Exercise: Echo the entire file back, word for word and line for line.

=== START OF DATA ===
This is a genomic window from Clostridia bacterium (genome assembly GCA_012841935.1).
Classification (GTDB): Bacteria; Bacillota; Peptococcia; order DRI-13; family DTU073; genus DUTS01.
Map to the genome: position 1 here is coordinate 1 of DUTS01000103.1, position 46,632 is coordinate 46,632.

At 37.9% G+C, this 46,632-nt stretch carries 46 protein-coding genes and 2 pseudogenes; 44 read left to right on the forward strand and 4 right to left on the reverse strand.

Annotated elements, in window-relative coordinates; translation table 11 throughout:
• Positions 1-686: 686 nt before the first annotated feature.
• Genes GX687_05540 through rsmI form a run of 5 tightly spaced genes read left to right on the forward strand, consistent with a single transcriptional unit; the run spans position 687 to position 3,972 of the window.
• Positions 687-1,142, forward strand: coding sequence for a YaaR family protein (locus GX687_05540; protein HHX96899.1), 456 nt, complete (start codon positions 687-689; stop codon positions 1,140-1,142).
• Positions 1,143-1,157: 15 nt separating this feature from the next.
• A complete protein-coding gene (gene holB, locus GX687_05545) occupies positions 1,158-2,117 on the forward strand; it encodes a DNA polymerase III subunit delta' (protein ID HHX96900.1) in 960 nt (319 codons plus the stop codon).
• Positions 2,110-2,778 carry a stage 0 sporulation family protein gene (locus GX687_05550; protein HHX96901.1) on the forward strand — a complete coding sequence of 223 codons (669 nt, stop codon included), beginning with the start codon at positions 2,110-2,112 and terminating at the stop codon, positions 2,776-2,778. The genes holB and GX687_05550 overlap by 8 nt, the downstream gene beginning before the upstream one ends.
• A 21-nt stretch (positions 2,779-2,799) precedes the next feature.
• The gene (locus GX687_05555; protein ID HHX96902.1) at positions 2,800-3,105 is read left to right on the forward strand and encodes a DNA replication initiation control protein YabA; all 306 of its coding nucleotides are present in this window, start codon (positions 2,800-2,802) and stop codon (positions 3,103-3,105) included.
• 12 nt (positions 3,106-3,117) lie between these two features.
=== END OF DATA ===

This is a genomic window from Clostridia bacterium (genome assembly GCA_012841935.1).
Classification (GTDB): Bacteria; Bacillota; Peptococcia; order DRI-13; family DTU073; genus DUTS01.
Map to the genome: position 1 here is coordinate 1 of DUTS01000103.1, position 46,632 is coordinate 46,632.

At 37.9% G+C, this 46,632-nt stretch carries 46 protein-coding genes and 2 pseudogenes; 44 read left to right on the forward strand and 4 right to left on the reverse strand.

Annotated elements, in window-relative coordinates; translation table 11 throughout:
• Positions 1-686: 686 nt before the first annotated feature.
• Genes GX687_05540 through rsmI form a run of 5 tightly spaced genes read left to right on the forward strand, consistent with a single transcriptional unit; the run spans position 687 to position 3,972 of the window.
• Positions 687-1,142, forward strand: coding sequence for a YaaR family protein (locus GX687_05540; protein HHX96899.1), 456 nt, complete (start codon positions 687-689; stop codon positions 1,140-1,142).
• Positions 1,143-1,157: 15 nt separating this feature from the next.
• A complete protein-coding gene (gene holB, locus GX687_05545) occupies positions 1,158-2,117 on the forward strand; it encodes a DNA polymerase III subunit delta' (protein ID HHX96900.1) in 960 nt (319 codons plus the stop codon).
• Positions 2,110-2,778 carry a stage 0 sporulation family protein gene (locus GX687_05550; protein HHX96901.1) on the forward strand — a complete coding sequence of 223 codons (669 nt, stop codon included), beginning with the start codon at positions 2,110-2,112 and terminating at the stop codon, positions 2,776-2,778. The genes holB and GX687_05550 overlap by 8 nt, the downstream gene beginning before the upstream one ends.
• A 21-nt stretch (positions 2,779-2,799) precedes the next feature.
• The gene (locus GX687_05555; protein ID HHX96902.1) at positions 2,800-3,105 is read left to right on the forward strand and encodes a DNA replication initiation control protein YabA; all 306 of its coding nucleotides are present in this window, start codon (positions 2,800-2,802) and stop codon (positions 3,103-3,105) included.
• 12 nt (positions 3,106-3,117) lie between these two features.